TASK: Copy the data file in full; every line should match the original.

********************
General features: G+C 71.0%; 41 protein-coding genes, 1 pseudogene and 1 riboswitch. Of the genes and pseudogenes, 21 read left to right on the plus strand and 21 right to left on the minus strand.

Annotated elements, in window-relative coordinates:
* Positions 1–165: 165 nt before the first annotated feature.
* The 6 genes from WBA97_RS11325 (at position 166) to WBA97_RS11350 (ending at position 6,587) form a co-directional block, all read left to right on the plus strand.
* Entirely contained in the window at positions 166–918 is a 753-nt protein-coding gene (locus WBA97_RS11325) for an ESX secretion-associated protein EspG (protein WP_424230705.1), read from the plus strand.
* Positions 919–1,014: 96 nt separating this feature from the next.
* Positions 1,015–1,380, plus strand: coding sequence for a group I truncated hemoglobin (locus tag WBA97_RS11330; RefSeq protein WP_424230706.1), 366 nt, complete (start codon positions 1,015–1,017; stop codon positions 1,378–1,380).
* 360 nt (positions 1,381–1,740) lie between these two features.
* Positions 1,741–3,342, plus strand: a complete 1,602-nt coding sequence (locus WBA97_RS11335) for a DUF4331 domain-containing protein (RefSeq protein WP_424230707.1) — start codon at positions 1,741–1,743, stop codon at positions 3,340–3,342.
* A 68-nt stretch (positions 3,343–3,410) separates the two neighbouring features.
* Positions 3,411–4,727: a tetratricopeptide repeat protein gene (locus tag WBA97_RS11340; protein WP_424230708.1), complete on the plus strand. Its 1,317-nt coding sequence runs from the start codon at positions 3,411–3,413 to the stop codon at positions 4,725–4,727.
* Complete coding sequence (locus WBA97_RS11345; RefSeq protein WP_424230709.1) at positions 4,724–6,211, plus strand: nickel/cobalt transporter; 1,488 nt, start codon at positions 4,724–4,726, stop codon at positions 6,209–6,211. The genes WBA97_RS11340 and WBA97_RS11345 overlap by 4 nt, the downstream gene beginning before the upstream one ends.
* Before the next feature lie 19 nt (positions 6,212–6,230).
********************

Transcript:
General features: G+C 71.0%; 41 protein-coding genes, 1 pseudogene and 1 riboswitch. Of the genes and pseudogenes, 21 read left to right on the plus strand and 21 right to left on the minus strand.

Annotated elements, in window-relative coordinates:
* Positions 1–165: 165 nt before the first annotated feature.
* The 6 genes from WBA97_RS11325 (at position 166) to WBA97_RS11350 (ending at position 6,587) form a co-directional block, all read left to right on the plus strand.
* Entirely contained in the window at positions 166–918 is a 753-nt protein-coding gene (locus WBA97_RS11325) for an ESX secretion-associated protein EspG (protein WP_424230705.1), read from the plus strand.
* Positions 919–1,014: 96 nt separating this feature from the next.
* Positions 1,015–1,380, plus strand: coding sequence for a group I truncated hemoglobin (locus tag WBA97_RS11330; RefSeq protein WP_424230706.1), 366 nt, complete (start codon positions 1,015–1,017; stop codon positions 1,378–1,380).
* 360 nt (positions 1,381–1,740) lie between these two features.
* Positions 1,741–3,342, plus strand: a complete 1,602-nt coding sequence (locus WBA97_RS11335) for a DUF4331 domain-containing protein (RefSeq protein WP_424230707.1) — start codon at positions 1,741–1,743, stop codon at positions 3,340–3,342.
* A 68-nt stretch (positions 3,343–3,410) separates the two neighbouring features.
* Positions 3,411–4,727: a tetratricopeptide repeat protein gene (locus tag WBA97_RS11340; protein WP_424230708.1), complete on the plus strand. Its 1,317-nt coding sequence runs from the start codon at positions 3,411–3,413 to the stop codon at positions 4,725–4,727.
* Complete coding sequence (locus WBA97_RS11345; RefSeq protein WP_424230709.1) at positions 4,724–6,211, plus strand: nickel/cobalt transporter; 1,488 nt, start codon at positions 4,724–4,726, stop codon at positions 6,209–6,211. The genes WBA97_RS11340 and WBA97_RS11345 overlap by 4 nt, the downstream gene beginning before the upstream one ends.
* Before the next feature lie 19 nt (positions 6,212–6,230).